[This is just one of many articles in the author’s Astronomy Digest.]
The conventional wisdom is that stacking and aligning raw files – which may have a 12 or even 14-bit depth must be better than using Jpegs which have only an 8-bit depth and may well show artefacts. Over the years I have been surprised how well images have turned out when only Jpegs have been taken so decided to carry out a test processing both sets, raw and Jpeg, of 50, 25 second frames, taken with a superb 45mm Zeiss Contax G lens (set to f/4) mounted using an adapter on to my Sony A5000 mirrorless camera. (See article in the digest about this camera.) An ISO of 350 was used. The frames were taken from an urban location (and sadly over the town centre) but with a reasonably transparent sky and an overhead limiting magnitude of 5.5. The frames thus included a significant amount of light pollution. As seen below, I found that the result from using the Jpeg frames appeared more attractive than that derived from the raw frames. In particular, the Jpeg result showed the nebulosity surrounding the Pleiades Cluster far better. Why could this be?
There is absolutely no doubt that a single Jpeg bears no comparison to a single raw image as the crops of the region containing Aldeberan and part of the Hyades Cluster show.
But what if a large number, in this cases 50, Jpegs are aligned and averaged? It turns out that the advantage of raw over Jpeg is greatly reduced.
How Jpegs can rival raw files.
The key point in the description above is that 50 frames were stacked. As I will try to explain, this greatly increases the effective bit depth of the result providing noise is present in the image. So this advantage of using raw files may not be as significant.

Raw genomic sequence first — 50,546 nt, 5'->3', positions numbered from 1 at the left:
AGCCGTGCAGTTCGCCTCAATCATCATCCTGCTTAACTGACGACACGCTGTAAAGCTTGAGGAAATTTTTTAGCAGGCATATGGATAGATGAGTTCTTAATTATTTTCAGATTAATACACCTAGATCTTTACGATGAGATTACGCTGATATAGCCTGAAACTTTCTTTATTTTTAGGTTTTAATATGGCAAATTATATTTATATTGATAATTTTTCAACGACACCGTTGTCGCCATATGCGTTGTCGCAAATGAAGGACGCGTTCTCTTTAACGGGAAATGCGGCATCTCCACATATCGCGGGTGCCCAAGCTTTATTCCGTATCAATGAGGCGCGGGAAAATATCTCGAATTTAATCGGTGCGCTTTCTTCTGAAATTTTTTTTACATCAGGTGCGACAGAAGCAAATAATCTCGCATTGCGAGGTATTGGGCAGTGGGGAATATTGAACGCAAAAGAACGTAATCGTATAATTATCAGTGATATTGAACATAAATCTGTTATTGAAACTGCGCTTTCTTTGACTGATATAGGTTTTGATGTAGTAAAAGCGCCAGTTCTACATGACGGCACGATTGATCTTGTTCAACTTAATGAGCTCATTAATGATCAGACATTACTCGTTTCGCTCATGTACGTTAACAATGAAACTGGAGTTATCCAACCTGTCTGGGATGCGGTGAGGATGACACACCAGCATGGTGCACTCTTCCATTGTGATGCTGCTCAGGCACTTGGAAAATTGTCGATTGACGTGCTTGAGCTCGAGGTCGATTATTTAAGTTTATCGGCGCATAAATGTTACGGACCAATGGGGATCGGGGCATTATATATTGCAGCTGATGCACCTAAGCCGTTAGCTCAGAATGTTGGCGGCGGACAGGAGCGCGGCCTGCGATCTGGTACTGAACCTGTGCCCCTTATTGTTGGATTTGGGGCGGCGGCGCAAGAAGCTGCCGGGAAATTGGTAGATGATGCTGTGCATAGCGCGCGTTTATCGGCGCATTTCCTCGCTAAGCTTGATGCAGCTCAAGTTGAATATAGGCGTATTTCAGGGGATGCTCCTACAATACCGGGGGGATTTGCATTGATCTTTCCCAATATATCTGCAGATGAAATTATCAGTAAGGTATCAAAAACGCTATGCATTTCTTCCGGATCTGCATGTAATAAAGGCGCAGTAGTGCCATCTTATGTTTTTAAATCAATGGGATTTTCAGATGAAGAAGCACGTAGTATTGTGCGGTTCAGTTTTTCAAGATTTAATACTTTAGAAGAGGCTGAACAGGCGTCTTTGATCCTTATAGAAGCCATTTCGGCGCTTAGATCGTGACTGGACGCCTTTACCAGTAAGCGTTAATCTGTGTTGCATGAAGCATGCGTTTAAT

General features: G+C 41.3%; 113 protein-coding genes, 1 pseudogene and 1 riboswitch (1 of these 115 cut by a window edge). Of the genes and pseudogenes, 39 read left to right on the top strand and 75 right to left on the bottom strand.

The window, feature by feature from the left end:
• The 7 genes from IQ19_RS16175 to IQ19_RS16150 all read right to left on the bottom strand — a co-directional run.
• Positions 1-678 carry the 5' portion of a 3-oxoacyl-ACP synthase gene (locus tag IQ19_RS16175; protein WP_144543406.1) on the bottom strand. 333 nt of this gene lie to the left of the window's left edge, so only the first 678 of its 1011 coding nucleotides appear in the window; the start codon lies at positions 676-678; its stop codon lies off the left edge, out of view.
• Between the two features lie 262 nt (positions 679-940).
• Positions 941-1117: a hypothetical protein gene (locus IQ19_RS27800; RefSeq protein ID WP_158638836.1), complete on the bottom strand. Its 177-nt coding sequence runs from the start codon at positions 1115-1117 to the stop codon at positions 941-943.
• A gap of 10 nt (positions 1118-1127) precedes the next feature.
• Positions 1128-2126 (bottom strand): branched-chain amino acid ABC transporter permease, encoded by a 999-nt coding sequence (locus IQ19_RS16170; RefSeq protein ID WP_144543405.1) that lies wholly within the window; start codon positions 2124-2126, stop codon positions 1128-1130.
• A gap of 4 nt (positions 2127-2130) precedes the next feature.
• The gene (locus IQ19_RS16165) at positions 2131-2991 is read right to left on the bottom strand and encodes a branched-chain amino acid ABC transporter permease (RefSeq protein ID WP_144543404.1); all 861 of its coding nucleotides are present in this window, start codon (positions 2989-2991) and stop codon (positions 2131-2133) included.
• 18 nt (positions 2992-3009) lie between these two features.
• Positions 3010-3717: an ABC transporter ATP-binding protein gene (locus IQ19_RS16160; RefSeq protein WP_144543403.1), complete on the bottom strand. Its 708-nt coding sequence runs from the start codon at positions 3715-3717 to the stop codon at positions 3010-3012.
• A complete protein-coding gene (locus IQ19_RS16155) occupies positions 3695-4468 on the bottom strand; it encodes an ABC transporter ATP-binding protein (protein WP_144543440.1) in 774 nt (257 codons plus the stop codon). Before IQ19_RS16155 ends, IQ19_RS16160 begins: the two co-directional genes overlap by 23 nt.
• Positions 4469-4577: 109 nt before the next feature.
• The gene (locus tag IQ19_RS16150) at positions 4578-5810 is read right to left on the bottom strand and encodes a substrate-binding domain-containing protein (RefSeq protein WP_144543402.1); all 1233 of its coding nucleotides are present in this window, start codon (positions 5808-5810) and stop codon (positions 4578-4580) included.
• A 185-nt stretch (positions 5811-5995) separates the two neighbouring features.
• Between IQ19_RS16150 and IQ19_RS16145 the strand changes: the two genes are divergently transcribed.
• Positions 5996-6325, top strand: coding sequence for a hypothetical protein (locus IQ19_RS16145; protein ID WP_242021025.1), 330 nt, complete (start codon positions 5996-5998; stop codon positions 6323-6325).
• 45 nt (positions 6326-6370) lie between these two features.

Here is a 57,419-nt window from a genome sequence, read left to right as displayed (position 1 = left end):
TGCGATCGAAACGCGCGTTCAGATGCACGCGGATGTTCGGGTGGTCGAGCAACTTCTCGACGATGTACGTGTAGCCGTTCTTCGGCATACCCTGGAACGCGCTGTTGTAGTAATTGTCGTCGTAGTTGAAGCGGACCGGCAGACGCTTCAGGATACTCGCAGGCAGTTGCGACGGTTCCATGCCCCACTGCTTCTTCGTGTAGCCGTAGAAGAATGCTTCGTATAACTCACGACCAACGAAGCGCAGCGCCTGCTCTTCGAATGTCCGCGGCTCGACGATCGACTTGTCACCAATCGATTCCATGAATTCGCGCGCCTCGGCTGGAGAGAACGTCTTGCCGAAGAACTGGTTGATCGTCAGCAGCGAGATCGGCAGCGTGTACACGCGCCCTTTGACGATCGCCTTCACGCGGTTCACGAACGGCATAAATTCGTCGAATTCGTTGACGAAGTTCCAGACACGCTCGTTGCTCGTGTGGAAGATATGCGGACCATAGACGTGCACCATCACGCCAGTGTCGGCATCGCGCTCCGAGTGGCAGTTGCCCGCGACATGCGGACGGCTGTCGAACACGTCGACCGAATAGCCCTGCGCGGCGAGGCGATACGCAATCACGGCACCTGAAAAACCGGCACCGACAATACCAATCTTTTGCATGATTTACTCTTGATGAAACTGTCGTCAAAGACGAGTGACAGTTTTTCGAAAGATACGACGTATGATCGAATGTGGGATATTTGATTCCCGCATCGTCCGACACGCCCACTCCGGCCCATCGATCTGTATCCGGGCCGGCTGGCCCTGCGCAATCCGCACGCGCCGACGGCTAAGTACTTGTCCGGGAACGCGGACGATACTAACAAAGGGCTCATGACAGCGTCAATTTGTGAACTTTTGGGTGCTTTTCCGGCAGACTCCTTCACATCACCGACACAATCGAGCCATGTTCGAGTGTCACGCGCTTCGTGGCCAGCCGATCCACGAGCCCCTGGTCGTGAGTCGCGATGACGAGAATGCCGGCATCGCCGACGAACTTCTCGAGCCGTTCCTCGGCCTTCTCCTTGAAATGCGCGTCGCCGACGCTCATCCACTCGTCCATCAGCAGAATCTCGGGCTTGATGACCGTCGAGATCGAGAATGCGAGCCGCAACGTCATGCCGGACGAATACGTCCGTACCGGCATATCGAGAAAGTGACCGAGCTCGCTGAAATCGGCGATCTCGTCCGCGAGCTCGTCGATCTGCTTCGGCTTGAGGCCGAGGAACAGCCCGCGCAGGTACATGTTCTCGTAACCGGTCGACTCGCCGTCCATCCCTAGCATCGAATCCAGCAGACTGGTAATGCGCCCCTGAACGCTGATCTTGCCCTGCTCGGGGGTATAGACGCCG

The signal relating to each pixel is converted into a digital number in an analogue-to-digital converter. Consider this scenario. Suppose the actual value of the output of a pixel, using a 12-bit converter to digitise the output from a pixel is 221.3. This will be stored in the raw file. If this value were reduced to 8-bits in the Jpeg conversion it could only give integer results of 221 or 222. (The 8-bit range is 0-256.) If there was no noise affecting the output of the pixel the A-D would always give the nearest value which is 221. Obviously not as good. However now let’s add some noise into the signal that is output from the pixel – there will be! The values successively read out from the A-D will now vary, certainly giving values of 221 and 222 and quite likely some (but fewer) values of 220 and 223. Because the real value of the pixel output is 221.3, there will be more readings giving 221 and 220 and fewer of 222 and 223. If a reasonable number of these 8-bit values are averaged – as will happen when a set of Jpeg frames are aligned and stacked using 16 or even 32 bit-depth accumulators, the average will lie closer to 221 than 222 and will likely to be very close to 221.3. So averaging a number of 8 it values where noise is present will increase the effective bit depth of the result so eliminating that advantage of raw files. I promise that this is true.